Spring Budget 2017

Keeping his promise to position all major announcements in the autumn so there is sufficient time to implement any changes, the Chancellor tinkered rather than tackled in Wednesday’s Budget. But he also hinted at wider reforms to come.

Red briefcase - Rathbone Investment Management

Financial Planning


No alterations to previously announced changes in income tax, the capital gains tax annual exemption, inheritance tax exemption and corporation taxes. However, the Chancellor announced reforms to National Insurance Contribution (NICs) payments for the self-employed. It had already been previously announced that Class 2 NICs, which are paid at a flat rate, were to be abolished in April 2018. Additionally, from the same date, the level of NICs levied will rise from 9% to 10% for earnings between £8,060 and £43,000. Class 4 NICs will then rise to 11% in April 2019.

The government also announced a consultation on removing inconsistencies between the tax treatment of ordinary remuneration and the taxation of benefits in kind, accommodation benefits and employee expenses for employed workers. In doing so the Chancellor is flagging possible further changes in the Autumn Budget later this year.

To avoid the self-employed circumnavigating the increase in NICs via the use of incorporation, the Chancellor will reduce the dividend allowance – which only came into being this tax year – from £5,000 to £2,000 from April 2018. This measure will have an impact on those with unwrapped portfolios and highlights the importance of utilising general ISA allowances to shelter income.


There will be widespread relief that there are no changes to either the annual allowance or lifetime allowance beyond those previously announced. However, in its Budget paper, the government sets out a 25% charge on transfers to Qualifying Recognised Overseas Pension Schemes effective on transfers requested on or after 9 March 2017. This change is designed to target those who seek to reduce the tax payable on their pension assets by moving them to lower taxation jurisdictions. There will be some exemptions for those who have a ‘genuine need to transfer their pension’ and those located in the European Economic Area. 

Anti Avoidance

As part of the crackdown on tax avoidance schemes that are deemed to be outside the spirit of the law, the Budget set out measures to introduce penalties for ‘Promoters of Tax Avoidance Schemes’ (POTAS). They are defined as professionals who have enabled an individual or business to use a tax avoidance arrangement that is later defeated by HMRC. The government will also remove the defence of having relied on non-independent advice as taking ‘reasonable care’ when considering penalties for those businesses and people who use those arrangements.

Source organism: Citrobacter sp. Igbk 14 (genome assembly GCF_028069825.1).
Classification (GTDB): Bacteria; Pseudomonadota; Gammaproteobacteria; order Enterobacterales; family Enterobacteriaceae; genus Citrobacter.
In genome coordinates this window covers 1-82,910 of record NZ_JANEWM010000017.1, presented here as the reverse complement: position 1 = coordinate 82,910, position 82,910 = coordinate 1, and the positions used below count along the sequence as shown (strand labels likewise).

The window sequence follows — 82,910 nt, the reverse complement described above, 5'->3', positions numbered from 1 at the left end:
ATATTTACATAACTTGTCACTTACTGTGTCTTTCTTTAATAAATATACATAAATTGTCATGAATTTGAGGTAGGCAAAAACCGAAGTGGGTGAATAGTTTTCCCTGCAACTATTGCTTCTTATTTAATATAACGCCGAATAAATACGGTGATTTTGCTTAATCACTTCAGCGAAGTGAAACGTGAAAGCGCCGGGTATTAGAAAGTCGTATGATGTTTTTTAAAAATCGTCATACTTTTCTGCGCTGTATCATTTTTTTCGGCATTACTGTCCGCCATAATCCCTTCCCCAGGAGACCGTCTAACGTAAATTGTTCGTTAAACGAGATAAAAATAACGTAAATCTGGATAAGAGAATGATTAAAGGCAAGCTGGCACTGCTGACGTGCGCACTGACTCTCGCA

Later Life Planning

As widely expected the Chancellor reacted to the deepening concern over the funding of long-term care by earmarking a further £2bn for distribution to local governments over three years to spend on adult social care services. In the longer term, the government will publish a green paper outlining proposals for financing adult social care (long-term care) later in the year. The Budget made no mention of the Dilnot Commission report, so until this new paper is published it is unclear whether the commitment to introduce a cap (which was delayed until 2020) will be retained, amended or abolished.

Helen Ingleson, Head of Advice and Research, Rathbone Financial Planning


The Chancellor states that Britain is on track to borrow £26bn less than expected over the next five years. However, that’s largely due to a significant improvement in receipts this year; borrowing in the final years of the forecast period was left unchanged since the Autumn Statement. Still, this isn’t really a Budget for the fiscal hawks: projections still show a £16bn deficit halfway through the next parliament – the deficit was meant to be eliminated at the end of the previous parliament! Using the cyclically adjusted current budget deficit to interpret the degree of fiscal thrust or drag, 2017/18 is now on course to be the first year of fiscal thrust since 2009/10. However, this respite from austerity will be very brief: fiscal drag will resume in 2018/19 to the tune of 1% of GDP, and will continue into 2019/20 at a much more aggressive level than the amount forecast in the Autumn Statement.

The Office for Budgetary Responsibility upgraded its forecast for this year’s growth to 2% from 1.4% in November. However, growth in 2018, 2019 and 2020 has been revised down to 1.6%, 1.7% and 1.9% respectively – a cumulative downgrade of 0.7%. The prospective growth rate in 2021 remains unchanged at 2%, higher than our own estimation of the sustainable long-term rate of expansion, which we now put at between 1.5 and 1.75%, unless productivity growth improves in a major way. To that end, it is disappointing we didn’t see the Chancellor upgrade his meagre infrastructure package, announced during the Autumn Statement, which equates to just 0.3% of GDP over the period of implementation.

Edward Smith, Asset Allocation Strategist
Julian Chillingworth, Chief Investment Officer

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